Protecting Public Health and the Environment.
Wastewater lagoons are designed to hold wastewater. Lagoons are required to be seepage tested periodically.
To understand how much liquid is seeping from a lagoon, a seepage test can be performed. Idaho's Wastewater Rules (IDAPA 58.01.16) have operational standards for allowable seepage and require municipal wastewater lagoons to meet facility-specific seepage rates corresponding to the date of construction or major modification. For certain industrial facilities, seepage testing may also be required by permit. Lagoons should be seepage tested 1) after construction, 2) as of April 15, 2012 by rule, and 3) every 10 years after the initial testing.
Site conditions need to be understood and testing procedures, to demonstrate compliance with the rule and/or permit, must be submitted to DEQ for review and approval prior to conducting required seepage testing. Data of sufficient quality as well as quantity are required for a valid seepage test. Additionally, seepage testers should evaluate whether a sufficient number of calculated seepage rates exist to make a valid decision for compliance determination and show the completeness of their data through a statistical means to create a defensible and objective number of seepage dates needed for complete data.
Recommendations for statistical seepage test data analysis were published in a technical paper titled, Wastewater Lagoon Seepage Test Statistical Review, by Jeff Myers, a nationally and internationally recognized expert in characterization, sampling, statistics, uncertainty management, and data quality.
DEQ will employ all of the methods outlined in the Myers technical paper to evaluate seepage test data submitted for compliance determinations. DEQ therefore recommends that facilities become familiar with the methods that will be used in DEQ seepage test report reviews.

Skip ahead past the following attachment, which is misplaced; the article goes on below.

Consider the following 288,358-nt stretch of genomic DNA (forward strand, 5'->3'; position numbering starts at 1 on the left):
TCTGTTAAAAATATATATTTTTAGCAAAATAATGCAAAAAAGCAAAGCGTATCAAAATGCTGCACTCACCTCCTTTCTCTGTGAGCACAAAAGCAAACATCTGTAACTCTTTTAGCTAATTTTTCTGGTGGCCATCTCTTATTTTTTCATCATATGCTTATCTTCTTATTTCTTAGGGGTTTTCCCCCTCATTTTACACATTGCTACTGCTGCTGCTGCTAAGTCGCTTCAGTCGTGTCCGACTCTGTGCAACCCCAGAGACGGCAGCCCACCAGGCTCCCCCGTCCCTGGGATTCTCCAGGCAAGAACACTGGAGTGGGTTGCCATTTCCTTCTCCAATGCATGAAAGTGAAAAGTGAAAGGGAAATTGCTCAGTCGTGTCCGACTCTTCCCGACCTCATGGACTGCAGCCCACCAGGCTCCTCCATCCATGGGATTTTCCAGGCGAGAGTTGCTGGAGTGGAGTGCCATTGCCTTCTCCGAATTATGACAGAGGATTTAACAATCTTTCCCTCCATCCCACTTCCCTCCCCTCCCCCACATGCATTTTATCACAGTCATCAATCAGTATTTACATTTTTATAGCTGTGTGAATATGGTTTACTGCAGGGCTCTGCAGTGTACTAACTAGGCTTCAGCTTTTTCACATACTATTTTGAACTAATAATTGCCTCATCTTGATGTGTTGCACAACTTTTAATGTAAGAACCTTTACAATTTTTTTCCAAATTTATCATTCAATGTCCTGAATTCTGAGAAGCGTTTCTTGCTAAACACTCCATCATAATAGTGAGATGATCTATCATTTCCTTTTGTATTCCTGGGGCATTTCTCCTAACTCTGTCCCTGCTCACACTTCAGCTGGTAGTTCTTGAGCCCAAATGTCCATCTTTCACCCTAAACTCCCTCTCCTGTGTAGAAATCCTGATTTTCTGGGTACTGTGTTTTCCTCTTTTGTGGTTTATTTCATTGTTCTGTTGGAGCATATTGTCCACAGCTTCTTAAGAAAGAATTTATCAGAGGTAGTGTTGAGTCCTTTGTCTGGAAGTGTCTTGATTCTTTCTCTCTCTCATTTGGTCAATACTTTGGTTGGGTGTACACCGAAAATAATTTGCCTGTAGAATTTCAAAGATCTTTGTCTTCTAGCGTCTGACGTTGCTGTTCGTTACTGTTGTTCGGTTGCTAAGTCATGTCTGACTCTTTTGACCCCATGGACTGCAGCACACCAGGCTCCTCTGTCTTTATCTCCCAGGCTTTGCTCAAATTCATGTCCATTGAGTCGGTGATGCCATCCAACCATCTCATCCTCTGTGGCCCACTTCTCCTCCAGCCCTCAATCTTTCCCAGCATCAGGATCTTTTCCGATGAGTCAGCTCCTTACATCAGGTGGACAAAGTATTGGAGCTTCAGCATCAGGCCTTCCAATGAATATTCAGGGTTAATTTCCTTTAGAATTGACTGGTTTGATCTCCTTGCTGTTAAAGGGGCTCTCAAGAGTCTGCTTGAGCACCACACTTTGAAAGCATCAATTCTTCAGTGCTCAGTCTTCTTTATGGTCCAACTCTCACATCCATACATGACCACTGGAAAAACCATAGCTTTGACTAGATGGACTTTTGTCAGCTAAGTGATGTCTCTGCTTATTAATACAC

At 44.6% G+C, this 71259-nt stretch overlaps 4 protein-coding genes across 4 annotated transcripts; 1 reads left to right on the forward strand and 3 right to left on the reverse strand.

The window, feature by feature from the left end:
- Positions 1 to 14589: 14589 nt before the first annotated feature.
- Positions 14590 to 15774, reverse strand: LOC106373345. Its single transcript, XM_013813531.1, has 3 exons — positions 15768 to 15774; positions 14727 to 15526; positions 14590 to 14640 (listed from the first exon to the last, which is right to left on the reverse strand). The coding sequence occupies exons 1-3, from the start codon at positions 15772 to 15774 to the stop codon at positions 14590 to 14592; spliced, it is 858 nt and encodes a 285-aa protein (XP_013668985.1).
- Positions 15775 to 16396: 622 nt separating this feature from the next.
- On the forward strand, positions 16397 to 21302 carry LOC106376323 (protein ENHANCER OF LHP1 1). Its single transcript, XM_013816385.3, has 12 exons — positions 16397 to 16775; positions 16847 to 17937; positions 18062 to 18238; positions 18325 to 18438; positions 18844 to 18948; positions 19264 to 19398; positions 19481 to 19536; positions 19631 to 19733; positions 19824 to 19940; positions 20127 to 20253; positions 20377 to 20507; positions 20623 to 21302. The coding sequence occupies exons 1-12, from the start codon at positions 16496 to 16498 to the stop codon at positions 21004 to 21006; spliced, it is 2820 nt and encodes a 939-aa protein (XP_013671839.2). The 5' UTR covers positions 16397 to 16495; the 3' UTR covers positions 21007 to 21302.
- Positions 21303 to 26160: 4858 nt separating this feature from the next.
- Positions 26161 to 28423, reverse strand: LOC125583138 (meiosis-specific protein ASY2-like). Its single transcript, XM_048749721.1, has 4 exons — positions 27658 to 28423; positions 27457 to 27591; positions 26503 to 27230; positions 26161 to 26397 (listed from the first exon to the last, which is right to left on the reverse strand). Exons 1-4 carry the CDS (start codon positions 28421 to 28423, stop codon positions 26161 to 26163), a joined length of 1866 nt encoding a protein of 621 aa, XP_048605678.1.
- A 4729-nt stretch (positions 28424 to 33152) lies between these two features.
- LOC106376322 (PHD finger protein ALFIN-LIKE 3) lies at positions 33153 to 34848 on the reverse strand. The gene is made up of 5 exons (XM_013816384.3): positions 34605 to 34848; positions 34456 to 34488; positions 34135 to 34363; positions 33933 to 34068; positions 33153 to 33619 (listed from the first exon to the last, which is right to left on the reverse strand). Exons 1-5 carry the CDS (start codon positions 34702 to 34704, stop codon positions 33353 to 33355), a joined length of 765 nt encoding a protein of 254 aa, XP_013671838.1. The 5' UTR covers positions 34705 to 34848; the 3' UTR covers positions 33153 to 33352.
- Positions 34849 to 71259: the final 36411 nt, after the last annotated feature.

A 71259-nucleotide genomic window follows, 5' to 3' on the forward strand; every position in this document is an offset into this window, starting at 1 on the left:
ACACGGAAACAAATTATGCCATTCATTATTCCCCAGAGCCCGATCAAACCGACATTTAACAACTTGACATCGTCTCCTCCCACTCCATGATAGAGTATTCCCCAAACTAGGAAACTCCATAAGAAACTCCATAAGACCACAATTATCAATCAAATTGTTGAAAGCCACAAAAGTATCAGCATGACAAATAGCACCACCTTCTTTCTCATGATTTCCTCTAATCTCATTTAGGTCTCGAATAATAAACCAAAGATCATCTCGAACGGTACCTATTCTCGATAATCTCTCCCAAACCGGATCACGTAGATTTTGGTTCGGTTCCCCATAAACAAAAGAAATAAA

The Myers technical paper recommends use of a free public domain software.
VSP was developed by the Pacific Northwest National Laboratory (PNNL) under the auspices of the United States Department of Energy (DOE). VSP is designed for the non-statistician to support multiple sampling objectives to ensure that the right type, quality and quantity of data are gathered to support decisions.
DEQ strongly recommends using the VSP tool along with the other assessment metrics outlined in the Myers technical paper, to determine when sufficient data has been collected to validate calculated seepage rates for each lagoon. The VSP software generates a discomfort curve (i.e., a type of statistical power curve) to incorporate 1) a fixed regulatory limit, 2) a calculated average seepage rate and 3) the variability around the seepage rate; to create a defensible and objective number of seepage testing days needed to generate a complete dataset.
Beyond the VSP, DEQ held a Statistical Review Workshop for Evaluating Lagoon Seepage Rates where supporting resources, including revised seepage testing spreadsheets, and assessment metrics were discussed, along with a review of updated seepage spreadsheets that better accommodate the statistical recommendations from the Myers technical paper. DEQ no longer requires data be input at 4-hour intervals, and will accept data input/calculations at 24-hour intervals as outlined in the revised calculations spreadsheet. The revised calculation spreadsheets can be found below:
Although DEQ only requires the calculations be conducted on a 24-hour interval, DEQ emphasizes that intermittent data should still be collected and submitted for evaluation to explain the behavior of the lagoon and evaporation pan during each test. The technical paper recommends that the interval around the datum used to calculate the lagoon and evaporation pan elevations be limited to five minutes (before and after the reading time) or less. DEQ is in process of re-writing the April 2009 Guidance for Evaluating Wastewater Lagoon Seepage Rates to accommodate the Myers technical paper. The current guidance used in conjunction with the Myers technical paper recommendations for assessment metrics should assist facilities in their review and validation of seepage data for compliance determinations.
1410 N. HiltonBoise, ID 83706(208) 373-0502
Wastewater Engineering ManagerChas Ariss, P.E.(208) email@example.com
Wastewater AnalystTressa Nicholas(208) firstname.lastname@example.org